When children’s lives entwine with a few generations, they learn to better value not only the young and old, but also themselves. The past and present overlap visibly and invisibly. If there is loving involvement in the everyday as well as special occasions, it begins to permeate one’s world view like osmosis. A feeling of belonging not only in the family but in the greater world is more likely to root itself and flourish.

I’m not discounting the failures that happen, the breathtaking losses families inevitably experience. Disagreements that may linger. We have all been through things never imagined, with likely more to come. But for those, there is this: sitting in a circle, passing a handkerchief with cups of coffee or tea, remembering better times and praying for relief. Taking each other’s hands in your own. Later, making phone calls, writing letters that offer solace. When troubles are shared, they become more endurable. And out of that dark time arises the will to go on. There is that net beneath us made strong with the care of all who love us.

We have five grandchildren. One is barely known as he has lived far from us all his life. It has been challenging to stay connected. It may be too late, as he is still at a distance in more ways than one, a grown man. But I still hold out hope. Two others who are older have been in and out of our lives due to parental life changes. They finally moved to our city with a daughter so we have gotten to know each better in recent years. I try to show them my love is real and won’t disappear. They are always my family despite time and space gaps, despite the fact that I have been their mom’s stepmother since she was five.

And there are two with whom we have been more up close and personal since their births. They remain in my life in significant ways. But I wonder how much longer this will be, for any of the four nearby.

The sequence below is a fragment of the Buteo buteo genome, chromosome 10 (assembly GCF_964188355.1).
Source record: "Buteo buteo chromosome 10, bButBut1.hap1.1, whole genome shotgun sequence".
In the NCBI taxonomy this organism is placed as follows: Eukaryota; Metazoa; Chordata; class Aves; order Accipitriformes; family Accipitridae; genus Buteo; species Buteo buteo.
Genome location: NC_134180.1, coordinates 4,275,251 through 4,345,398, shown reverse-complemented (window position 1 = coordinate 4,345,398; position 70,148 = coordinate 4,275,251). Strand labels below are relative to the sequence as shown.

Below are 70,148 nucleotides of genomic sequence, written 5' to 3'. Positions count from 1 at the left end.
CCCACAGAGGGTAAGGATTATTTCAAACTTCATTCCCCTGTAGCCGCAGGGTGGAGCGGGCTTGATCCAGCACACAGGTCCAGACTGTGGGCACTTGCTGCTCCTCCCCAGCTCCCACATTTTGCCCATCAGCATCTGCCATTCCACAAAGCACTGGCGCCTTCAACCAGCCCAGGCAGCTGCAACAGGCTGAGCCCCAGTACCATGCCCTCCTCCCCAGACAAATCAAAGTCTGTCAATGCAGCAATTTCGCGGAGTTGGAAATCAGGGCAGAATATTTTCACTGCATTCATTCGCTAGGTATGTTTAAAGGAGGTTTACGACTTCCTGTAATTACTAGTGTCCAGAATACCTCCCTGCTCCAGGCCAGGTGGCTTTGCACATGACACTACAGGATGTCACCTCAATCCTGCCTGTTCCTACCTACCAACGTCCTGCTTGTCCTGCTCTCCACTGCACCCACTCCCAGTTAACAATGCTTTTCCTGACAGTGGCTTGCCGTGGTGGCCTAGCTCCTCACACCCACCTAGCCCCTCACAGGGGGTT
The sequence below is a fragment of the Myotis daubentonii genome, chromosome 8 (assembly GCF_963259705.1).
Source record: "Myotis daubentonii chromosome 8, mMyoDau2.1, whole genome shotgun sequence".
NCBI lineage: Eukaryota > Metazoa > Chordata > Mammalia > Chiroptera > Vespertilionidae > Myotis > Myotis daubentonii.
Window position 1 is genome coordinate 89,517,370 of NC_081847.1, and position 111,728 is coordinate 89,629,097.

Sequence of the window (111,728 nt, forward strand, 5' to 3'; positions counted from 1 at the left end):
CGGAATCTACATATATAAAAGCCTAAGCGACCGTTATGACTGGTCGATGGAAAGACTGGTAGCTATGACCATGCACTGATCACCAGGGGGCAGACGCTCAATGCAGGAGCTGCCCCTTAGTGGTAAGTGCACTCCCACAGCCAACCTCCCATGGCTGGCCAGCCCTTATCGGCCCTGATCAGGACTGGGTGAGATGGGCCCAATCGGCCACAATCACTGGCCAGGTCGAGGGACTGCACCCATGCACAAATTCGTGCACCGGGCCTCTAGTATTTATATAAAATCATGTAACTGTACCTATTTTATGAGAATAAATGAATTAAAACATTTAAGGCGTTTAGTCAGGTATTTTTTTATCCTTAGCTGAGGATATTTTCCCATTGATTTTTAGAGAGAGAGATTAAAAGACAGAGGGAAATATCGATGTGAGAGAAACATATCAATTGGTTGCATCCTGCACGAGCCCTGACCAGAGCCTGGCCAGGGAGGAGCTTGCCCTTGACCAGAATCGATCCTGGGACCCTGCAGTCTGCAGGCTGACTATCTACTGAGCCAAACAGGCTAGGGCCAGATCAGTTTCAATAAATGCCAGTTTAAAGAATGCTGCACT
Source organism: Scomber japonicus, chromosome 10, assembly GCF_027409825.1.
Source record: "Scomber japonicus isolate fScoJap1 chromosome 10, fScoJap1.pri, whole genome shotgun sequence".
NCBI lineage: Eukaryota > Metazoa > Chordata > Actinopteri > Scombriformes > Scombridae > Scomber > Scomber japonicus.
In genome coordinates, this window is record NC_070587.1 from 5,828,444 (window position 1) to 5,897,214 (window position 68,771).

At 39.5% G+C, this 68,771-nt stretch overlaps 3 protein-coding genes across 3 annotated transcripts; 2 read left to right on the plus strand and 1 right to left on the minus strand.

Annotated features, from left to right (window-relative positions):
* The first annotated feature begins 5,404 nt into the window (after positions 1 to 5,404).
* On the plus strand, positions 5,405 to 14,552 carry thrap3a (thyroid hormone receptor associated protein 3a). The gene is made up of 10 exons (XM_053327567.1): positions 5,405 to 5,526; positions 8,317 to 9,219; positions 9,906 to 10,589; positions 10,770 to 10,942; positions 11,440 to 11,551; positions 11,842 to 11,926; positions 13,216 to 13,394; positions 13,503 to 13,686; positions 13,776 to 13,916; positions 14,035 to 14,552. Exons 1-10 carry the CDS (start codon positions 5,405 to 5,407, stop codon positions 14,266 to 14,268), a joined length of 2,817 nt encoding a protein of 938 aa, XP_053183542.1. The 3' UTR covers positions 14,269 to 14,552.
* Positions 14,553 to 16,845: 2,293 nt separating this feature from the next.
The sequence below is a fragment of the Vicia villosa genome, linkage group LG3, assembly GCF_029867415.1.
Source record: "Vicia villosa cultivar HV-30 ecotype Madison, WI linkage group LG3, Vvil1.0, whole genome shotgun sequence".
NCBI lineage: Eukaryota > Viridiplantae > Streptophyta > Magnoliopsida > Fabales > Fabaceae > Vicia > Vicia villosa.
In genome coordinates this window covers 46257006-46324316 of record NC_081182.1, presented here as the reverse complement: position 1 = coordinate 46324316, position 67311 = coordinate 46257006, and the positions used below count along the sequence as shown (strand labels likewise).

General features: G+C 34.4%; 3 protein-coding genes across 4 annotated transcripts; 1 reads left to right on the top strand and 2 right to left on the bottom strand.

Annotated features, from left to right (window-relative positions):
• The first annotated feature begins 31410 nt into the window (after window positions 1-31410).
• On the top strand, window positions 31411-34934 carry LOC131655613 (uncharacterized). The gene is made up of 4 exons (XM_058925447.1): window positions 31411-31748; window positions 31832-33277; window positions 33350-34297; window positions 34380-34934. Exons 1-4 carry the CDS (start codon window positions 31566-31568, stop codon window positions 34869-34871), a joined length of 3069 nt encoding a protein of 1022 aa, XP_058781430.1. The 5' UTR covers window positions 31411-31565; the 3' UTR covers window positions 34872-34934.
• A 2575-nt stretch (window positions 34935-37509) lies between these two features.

I recently took my soon-to-be thirteen year old granddaughter ice skating. We had a ball gliding about. We can shop for hours. We are going to attend a dance concert for her birthday. I feel her start to move beyond my easy reach yet know it is part of inevitable transitions. We still made Easter eggs with her brother. My nine-year old grandson loves to draw and paint with us and enjoys hunting and identifying rocks. We have hiked in mountains and walked seashores. My husband and I play Scrabble, checkers, dominoes and more with them. We attend school events. I correct their manners if they forget because manners make far more difference than they can know yet. They voicalize family complaints; I try to stay neutral. We share many meals with them and the rest of our good-sized family.

I can offer a listening ear and hugs when they are hurt or angry or discontent. And pray for them all, that they might cross through the vast reaches of their lives with a firm hold on honor and dignity, a philosophical sense of things when encountering hardship.

Is this enough to offer as they navigate an increasingly complex and treacherous world? Will they grow up feeling the strength of such love, will they be secure in the knowledge that their families are here? The thought of my leaving them one day suddenly grieves me–not being around for my children, their children and with all our other relatives. Then I remember: I was blessed by previous generations. They followed me into my own adulthood in some way or other. They keep me company, still, as I grow older. I dream of those who have left, and their faces shine. They formed the major part of the foundation of my living. They were so many things to me, strong and resilient, faithful and forgiving, shaped by creativity and good humor. And, too, there were weaknesses and foibles. I have loved them for it all.

I can pass on what I have received. We each have the task of sorting and strengthening bonds that matter most, and the opportunity to carry forward the good we have been given. The common wisdom we have is gathered like imperishable riches.